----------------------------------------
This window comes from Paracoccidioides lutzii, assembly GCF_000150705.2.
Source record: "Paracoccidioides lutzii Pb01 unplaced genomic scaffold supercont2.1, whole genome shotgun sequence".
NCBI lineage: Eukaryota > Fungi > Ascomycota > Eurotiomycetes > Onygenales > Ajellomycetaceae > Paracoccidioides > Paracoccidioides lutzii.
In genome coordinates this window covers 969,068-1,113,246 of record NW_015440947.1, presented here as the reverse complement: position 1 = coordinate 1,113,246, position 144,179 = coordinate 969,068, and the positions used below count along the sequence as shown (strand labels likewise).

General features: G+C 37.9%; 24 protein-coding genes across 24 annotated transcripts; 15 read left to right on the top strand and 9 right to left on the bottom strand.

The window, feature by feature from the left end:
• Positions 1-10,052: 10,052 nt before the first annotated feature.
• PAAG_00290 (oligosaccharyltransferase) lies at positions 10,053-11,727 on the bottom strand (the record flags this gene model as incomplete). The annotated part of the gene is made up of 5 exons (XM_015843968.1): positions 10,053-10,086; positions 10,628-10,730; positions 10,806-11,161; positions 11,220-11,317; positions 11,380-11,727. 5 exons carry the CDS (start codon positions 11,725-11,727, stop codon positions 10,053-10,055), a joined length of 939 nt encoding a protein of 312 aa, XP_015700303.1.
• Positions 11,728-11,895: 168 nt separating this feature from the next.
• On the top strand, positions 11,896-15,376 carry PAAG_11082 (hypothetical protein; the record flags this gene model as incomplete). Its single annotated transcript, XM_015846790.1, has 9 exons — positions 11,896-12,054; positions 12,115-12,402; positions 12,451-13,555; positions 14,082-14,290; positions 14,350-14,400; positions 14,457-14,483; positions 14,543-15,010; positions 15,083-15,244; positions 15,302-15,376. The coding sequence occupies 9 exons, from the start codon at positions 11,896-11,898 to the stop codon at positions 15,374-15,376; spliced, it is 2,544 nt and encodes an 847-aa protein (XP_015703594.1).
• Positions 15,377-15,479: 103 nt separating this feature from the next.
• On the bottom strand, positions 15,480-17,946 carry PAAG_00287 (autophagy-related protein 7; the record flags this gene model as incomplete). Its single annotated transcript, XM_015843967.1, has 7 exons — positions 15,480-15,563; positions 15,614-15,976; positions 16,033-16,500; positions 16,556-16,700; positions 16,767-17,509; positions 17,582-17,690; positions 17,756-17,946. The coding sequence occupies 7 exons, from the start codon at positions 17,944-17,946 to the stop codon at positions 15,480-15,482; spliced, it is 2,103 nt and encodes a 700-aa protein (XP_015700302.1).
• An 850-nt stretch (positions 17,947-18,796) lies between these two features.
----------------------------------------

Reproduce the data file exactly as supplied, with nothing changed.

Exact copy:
This window comes from Paracoccidioides lutzii, assembly GCF_000150705.2.
Source record: "Paracoccidioides lutzii Pb01 unplaced genomic scaffold supercont2.1, whole genome shotgun sequence".
NCBI lineage: Eukaryota > Fungi > Ascomycota > Eurotiomycetes > Onygenales > Ajellomycetaceae > Paracoccidioides > Paracoccidioides lutzii.
In genome coordinates this window covers 969,068-1,113,246 of record NW_015440947.1, presented here as the reverse complement: position 1 = coordinate 1,113,246, position 144,179 = coordinate 969,068, and the positions used below count along the sequence as shown (strand labels likewise).

General features: G+C 37.9%; 24 protein-coding genes across 24 annotated transcripts; 15 read left to right on the top strand and 9 right to left on the bottom strand.

The window, feature by feature from the left end:
• Positions 1-10,052: 10,052 nt before the first annotated feature.
• PAAG_00290 (oligosaccharyltransferase) lies at positions 10,053-11,727 on the bottom strand (the record flags this gene model as incomplete). The annotated part of the gene is made up of 5 exons (XM_015843968.1): positions 10,053-10,086; positions 10,628-10,730; positions 10,806-11,161; positions 11,220-11,317; positions 11,380-11,727. 5 exons carry the CDS (start codon positions 11,725-11,727, stop codon positions 10,053-10,055), a joined length of 939 nt encoding a protein of 312 aa, XP_015700303.1.
• Positions 11,728-11,895: 168 nt separating this feature from the next.
• On the top strand, positions 11,896-15,376 carry PAAG_11082 (hypothetical protein; the record flags this gene model as incomplete). Its single annotated transcript, XM_015846790.1, has 9 exons — positions 11,896-12,054; positions 12,115-12,402; positions 12,451-13,555; positions 14,082-14,290; positions 14,350-14,400; positions 14,457-14,483; positions 14,543-15,010; positions 15,083-15,244; positions 15,302-15,376. The coding sequence occupies 9 exons, from the start codon at positions 11,896-11,898 to the stop codon at positions 15,374-15,376; spliced, it is 2,544 nt and encodes an 847-aa protein (XP_015703594.1).
• Positions 15,377-15,479: 103 nt separating this feature from the next.
• On the bottom strand, positions 15,480-17,946 carry PAAG_00287 (autophagy-related protein 7; the record flags this gene model as incomplete). Its single annotated transcript, XM_015843967.1, has 7 exons — positions 15,480-15,563; positions 15,614-15,976; positions 16,033-16,500; positions 16,556-16,700; positions 16,767-17,509; positions 17,582-17,690; positions 17,756-17,946. The coding sequence occupies 7 exons, from the start codon at positions 17,944-17,946 to the stop codon at positions 15,480-15,482; spliced, it is 2,103 nt and encodes a 700-aa protein (XP_015700302.1).
• An 850-nt stretch (positions 17,947-18,796) lies between these two features.